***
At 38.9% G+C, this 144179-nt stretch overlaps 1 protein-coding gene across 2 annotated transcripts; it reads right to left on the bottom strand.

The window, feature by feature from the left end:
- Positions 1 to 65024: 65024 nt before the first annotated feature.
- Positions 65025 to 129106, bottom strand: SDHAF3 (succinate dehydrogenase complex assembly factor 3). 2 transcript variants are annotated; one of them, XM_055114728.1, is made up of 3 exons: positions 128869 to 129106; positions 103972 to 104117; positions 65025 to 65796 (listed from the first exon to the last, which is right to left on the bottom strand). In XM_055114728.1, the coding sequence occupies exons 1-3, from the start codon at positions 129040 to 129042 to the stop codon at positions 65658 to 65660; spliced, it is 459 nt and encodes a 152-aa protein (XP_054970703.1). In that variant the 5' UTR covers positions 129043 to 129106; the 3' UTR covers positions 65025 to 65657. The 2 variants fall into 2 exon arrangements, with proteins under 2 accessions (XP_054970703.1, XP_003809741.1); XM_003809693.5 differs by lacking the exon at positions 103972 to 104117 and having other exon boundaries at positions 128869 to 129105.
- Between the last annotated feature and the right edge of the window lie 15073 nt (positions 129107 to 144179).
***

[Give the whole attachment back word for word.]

At 38.9% G+C, this 144179-nt stretch overlaps 1 protein-coding gene across 2 annotated transcripts; it reads right to left on the bottom strand.

The window, feature by feature from the left end:
- Positions 1 to 65024: 65024 nt before the first annotated feature.
- Positions 65025 to 129106, bottom strand: SDHAF3 (succinate dehydrogenase complex assembly factor 3). 2 transcript variants are annotated; one of them, XM_055114728.1, is made up of 3 exons: positions 128869 to 129106; positions 103972 to 104117; positions 65025 to 65796 (listed from the first exon to the last, which is right to left on the bottom strand). In XM_055114728.1, the coding sequence occupies exons 1-3, from the start codon at positions 129040 to 129042 to the stop codon at positions 65658 to 65660; spliced, it is 459 nt and encodes a 152-aa protein (XP_054970703.1). In that variant the 5' UTR covers positions 129043 to 129106; the 3' UTR covers positions 65025 to 65657. The 2 variants fall into 2 exon arrangements, with proteins under 2 accessions (XP_054970703.1, XP_003809741.1); XM_003809693.5 differs by lacking the exon at positions 103972 to 104117 and having other exon boundaries at positions 128869 to 129105.
- Between the last annotated feature and the right edge of the window lie 15073 nt (positions 129107 to 144179).